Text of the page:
This paper presents preliminary results of a doctoral study exploring the regulation of surgical innovation. Numerous ethical concerns about surgical innovation have been raised that indicate a need for better regulation (Rogers et al.,2019). These include lack of accountability, harm to patients and conflicts of interest. The topic has entered public consciousness in response to new surgical procedures going wrong. Examples of this include the vaginal mesh implant, which caused long term harm to many patients, and the metal on metal hip replacement, which was surgically ineffective and required revision in many patients, whilst causing additional harm through metal toxicity.
Preliminary research to address some of these issues has been undertaken, including ongoing attempts to conceptualise surgical innovation and its attendant ethical issues. While this research is welcome, our systematic review of research on the topic suggests patient and surgical expert narratives have yet to be adequately explored.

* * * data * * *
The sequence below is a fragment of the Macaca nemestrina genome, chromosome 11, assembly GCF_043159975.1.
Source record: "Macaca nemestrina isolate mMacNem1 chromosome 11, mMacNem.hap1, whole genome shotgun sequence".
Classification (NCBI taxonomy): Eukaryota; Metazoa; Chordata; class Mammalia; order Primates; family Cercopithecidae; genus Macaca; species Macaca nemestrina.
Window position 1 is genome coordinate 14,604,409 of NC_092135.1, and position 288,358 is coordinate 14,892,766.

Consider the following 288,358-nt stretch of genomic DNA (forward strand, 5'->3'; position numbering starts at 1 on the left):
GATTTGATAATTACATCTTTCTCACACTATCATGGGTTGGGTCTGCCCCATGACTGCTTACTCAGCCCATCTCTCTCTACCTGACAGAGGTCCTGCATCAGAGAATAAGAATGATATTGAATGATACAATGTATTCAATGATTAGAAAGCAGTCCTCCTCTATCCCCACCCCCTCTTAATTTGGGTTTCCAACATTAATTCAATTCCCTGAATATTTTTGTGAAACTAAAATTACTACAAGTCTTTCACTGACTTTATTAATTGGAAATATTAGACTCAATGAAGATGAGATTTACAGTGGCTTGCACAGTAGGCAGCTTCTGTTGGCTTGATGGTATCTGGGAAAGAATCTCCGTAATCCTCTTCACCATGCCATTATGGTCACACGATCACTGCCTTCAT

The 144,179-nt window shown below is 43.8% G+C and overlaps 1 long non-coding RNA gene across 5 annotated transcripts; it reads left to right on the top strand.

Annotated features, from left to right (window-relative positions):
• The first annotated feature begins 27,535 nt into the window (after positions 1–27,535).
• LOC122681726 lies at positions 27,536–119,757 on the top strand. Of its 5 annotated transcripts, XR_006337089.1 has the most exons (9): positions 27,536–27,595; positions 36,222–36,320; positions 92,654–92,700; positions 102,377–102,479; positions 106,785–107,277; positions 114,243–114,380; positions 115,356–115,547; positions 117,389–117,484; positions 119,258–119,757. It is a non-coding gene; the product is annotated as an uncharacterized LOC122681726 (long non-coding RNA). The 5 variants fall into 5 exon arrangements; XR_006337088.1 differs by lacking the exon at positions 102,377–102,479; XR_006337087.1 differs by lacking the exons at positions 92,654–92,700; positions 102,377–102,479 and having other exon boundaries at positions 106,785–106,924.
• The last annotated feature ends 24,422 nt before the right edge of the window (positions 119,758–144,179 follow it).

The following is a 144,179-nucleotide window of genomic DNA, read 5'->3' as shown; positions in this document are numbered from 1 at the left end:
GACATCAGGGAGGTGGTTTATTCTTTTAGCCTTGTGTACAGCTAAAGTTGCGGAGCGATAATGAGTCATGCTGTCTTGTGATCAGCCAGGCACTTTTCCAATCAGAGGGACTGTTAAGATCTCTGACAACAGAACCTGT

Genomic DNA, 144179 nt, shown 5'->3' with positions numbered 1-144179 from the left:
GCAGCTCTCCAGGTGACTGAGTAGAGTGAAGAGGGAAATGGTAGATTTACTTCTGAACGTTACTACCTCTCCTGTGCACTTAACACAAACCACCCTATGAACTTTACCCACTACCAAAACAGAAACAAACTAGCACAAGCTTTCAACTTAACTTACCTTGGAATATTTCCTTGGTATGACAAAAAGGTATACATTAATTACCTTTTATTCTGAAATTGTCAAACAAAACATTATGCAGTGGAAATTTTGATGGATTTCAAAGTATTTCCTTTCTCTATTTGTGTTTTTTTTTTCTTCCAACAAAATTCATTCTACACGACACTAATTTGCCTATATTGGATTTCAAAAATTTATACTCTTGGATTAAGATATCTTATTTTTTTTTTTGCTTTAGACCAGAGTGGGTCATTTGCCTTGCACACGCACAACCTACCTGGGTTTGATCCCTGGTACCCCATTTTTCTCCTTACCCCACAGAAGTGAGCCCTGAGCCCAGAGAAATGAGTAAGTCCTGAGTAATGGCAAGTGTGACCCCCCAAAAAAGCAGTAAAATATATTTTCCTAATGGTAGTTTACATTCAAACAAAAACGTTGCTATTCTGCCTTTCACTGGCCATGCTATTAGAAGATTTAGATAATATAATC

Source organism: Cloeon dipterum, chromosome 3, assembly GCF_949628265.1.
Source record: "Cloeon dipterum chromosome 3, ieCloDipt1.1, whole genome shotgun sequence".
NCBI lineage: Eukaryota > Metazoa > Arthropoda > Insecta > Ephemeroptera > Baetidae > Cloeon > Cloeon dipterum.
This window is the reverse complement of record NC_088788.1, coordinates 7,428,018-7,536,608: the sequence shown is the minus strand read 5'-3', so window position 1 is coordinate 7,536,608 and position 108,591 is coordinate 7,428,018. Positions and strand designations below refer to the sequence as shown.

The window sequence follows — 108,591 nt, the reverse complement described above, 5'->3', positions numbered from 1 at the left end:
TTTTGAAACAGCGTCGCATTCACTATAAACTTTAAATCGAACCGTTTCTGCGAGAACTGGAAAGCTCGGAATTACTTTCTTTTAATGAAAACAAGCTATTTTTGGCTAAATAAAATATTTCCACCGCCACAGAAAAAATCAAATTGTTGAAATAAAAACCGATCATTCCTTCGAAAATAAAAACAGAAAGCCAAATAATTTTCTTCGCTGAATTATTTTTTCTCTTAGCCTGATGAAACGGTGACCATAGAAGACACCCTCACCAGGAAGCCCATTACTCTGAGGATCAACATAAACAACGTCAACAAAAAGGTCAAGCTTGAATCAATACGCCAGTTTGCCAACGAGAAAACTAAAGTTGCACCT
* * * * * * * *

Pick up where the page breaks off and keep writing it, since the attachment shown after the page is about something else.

To begin to understand how these groups view the current regulatory system, qualitative semi-structured interviews were conducted with two diverse samples – surgical patients and experts in surgical innovation (including surgeons and policymakers with practical/research interests in surgical innovation)- to explore their views and experiences. Interviews discussed how participants conceptualised innovation, their views on current ways of regulating innovation, and whether they believed regulation could be improved.
This paper presents the preliminary findings of a thematic analysis of these interviews and explores how these findings might inform the development of better regulation.